In August of 2016, the Black Lives Matter Organization released its formal decree describing its political platform. The long document covered everything from U.S. policing to education reform to mass incarceration. In the document, at the very end, Black Lives Matter jumped out of the American domestic market and into the international arena by adding its position on the Israeli and Palestinian conflict.
“The U.S. justifies and advances the global war on terror via its alliance with Israel and is complicit in the genocide taking place against the Palestinian people,” the activists wrote in the platform. The document went on to call Israel an “apartheid state.”
In response, Black Lives Matter suddenly found itself at odds with many American Jewish and Christian groups; along with being condemned by a host of progressive, social-justice-oriented organizations. The biggest contention with Black Lives Matter’s statement centered on two significant words that were used.
“Genocide” and “Apartheid.”
The term “genocide” was coined by Raphael Lemkin in his 1944 book Axis Rule in Occupied Europe. The word genocide was entirely established on the mass killing of 11.5 million people, of which 6 million were European Jews. To put it bluntly, two-thirds of the European Jewish population was exterminated during the holocaust through genocide.
Additionally, the word apartheid relates to a system of institutionalized racial segregation and discrimination in South Africa from 1948 to 1991. Apartheid was systematic and governed white supremacy over Black Africans by White South Africans.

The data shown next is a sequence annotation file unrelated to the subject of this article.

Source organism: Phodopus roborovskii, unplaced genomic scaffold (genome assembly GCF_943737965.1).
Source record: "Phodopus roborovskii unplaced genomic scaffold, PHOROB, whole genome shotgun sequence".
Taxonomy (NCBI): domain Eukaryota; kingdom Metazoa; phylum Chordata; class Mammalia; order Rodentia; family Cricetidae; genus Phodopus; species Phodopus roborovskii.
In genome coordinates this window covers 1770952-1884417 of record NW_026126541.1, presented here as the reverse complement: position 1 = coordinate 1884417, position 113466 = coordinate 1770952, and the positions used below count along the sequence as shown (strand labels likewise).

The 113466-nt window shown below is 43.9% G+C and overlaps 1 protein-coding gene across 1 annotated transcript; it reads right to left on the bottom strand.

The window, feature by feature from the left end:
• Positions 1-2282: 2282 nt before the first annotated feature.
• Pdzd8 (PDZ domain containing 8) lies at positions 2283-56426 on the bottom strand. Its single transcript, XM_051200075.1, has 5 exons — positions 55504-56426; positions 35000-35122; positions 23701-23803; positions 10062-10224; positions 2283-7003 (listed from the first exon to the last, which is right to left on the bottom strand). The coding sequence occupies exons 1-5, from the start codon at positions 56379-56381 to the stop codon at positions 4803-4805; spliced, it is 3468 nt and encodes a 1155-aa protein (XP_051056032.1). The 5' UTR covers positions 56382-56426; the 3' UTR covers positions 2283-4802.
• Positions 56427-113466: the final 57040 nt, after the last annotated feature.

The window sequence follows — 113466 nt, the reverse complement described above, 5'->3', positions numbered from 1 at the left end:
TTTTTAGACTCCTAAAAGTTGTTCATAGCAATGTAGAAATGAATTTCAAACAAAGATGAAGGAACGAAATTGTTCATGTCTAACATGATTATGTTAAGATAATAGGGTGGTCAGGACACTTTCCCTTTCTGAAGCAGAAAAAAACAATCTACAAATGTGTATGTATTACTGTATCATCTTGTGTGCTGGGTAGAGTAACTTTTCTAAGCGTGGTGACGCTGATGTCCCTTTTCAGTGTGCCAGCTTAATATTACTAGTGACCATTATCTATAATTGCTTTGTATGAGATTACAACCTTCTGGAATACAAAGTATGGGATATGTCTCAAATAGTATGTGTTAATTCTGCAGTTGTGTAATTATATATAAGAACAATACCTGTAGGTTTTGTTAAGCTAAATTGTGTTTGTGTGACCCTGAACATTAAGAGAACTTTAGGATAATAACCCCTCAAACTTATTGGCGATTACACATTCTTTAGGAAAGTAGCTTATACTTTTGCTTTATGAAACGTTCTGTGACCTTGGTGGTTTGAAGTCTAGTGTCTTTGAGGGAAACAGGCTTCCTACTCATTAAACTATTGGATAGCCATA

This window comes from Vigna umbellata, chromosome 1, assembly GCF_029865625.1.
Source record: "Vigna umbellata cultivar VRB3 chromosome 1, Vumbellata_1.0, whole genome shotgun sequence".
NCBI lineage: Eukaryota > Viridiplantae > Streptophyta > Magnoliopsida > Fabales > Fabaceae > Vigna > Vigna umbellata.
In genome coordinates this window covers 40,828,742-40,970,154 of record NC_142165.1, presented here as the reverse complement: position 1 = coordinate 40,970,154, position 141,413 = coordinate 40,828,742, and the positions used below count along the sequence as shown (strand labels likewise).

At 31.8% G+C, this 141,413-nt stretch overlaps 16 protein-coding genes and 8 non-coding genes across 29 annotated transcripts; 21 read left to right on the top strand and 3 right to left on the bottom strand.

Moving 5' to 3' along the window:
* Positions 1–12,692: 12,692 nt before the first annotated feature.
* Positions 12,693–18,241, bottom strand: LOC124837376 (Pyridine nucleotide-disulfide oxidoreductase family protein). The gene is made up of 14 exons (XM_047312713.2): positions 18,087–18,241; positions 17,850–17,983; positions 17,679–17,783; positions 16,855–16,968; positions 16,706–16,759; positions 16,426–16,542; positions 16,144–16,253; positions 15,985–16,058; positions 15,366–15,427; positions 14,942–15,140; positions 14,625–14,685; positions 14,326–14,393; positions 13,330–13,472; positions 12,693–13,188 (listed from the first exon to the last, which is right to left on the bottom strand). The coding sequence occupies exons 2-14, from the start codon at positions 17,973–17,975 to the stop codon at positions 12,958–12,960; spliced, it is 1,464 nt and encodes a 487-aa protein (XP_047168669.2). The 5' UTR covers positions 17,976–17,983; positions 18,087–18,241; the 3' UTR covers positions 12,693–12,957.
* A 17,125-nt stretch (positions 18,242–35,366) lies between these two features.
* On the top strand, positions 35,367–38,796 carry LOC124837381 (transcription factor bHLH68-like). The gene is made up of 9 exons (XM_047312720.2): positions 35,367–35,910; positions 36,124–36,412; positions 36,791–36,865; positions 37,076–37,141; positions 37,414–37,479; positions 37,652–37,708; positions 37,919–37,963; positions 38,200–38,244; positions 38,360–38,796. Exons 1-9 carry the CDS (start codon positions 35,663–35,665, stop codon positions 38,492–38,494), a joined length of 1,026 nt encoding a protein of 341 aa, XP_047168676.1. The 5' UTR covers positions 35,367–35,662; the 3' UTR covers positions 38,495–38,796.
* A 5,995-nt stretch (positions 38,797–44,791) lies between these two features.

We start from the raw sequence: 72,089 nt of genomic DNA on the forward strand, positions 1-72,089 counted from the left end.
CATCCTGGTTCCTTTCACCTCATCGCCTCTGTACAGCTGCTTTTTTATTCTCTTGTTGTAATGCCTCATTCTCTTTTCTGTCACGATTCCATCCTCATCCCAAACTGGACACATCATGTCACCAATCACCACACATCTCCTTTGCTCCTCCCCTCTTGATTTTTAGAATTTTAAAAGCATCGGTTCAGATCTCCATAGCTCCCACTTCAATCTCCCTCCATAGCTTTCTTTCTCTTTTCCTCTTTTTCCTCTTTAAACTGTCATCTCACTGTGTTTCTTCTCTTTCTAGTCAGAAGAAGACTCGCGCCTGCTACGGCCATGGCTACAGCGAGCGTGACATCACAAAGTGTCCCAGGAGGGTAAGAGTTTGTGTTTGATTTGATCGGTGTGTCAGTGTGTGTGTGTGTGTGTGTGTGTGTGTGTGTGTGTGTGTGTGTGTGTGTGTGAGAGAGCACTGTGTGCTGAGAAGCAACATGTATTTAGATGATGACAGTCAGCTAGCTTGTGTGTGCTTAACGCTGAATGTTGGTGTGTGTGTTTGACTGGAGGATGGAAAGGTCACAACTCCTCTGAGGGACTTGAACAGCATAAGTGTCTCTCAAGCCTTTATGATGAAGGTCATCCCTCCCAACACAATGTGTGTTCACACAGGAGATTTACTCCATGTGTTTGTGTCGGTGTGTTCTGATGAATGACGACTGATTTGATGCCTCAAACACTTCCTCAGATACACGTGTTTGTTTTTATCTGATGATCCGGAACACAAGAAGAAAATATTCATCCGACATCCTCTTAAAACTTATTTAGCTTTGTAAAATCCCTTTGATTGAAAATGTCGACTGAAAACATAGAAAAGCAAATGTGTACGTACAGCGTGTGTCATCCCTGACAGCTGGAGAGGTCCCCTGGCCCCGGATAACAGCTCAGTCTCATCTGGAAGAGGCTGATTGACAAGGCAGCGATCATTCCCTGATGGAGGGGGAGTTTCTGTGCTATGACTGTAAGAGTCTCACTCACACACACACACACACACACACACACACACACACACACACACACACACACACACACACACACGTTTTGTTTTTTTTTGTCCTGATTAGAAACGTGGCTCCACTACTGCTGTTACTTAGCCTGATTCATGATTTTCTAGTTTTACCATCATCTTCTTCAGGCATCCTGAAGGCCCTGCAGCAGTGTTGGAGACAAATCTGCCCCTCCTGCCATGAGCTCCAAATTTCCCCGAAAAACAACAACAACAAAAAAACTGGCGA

Ultimately, the initial nation of Israel that was formed in May of 1948 was a result of the events of the genocide from the Holocaust. Many European Jews who fled their homes to avoid Nazi Germany found themselves with no place to go. In fact, the United States turned away and rejected tens of thousands of Jewish refugees before the start of World War II.
The dream of the Jewish state of Israel—of freedom, radical equality, and survival—predated the Holocaust, however in its wake, it assumed new urgency. This is what ultimately led to the creation of the state of Israel.
Additionally, there has never been any instances of racial segregation in Israel’s history. In fact, by comparison, Israel has long been far more progressive than many Western nations, especially the United States. For example, laws against same-sex acts have been legal in Israel since 1963 and government protection against same-sex discrimination has been prohibited since 1992. Neither of these legal protections has been afforded to members of the LGBT community to date in America. Currently, 20% of Israel's population are Arab Muslims.
Now, I’m not trying to sell anyone on Israeli politics or paint a picture as if everything is a picture perfection in Israel. However, the truth is the symbolism and imagery invoked by the words “genocide” and “apartheid” were indeed inaccurate and inappropriate.
In truth, there are as many positions on Israel within the American Jewish community as there are Jews. In fact, rarely do we agree on anything. This includes many people who adamantly oppose the country’s treatment of Palestinians or its erection of the security barrier with Palestine.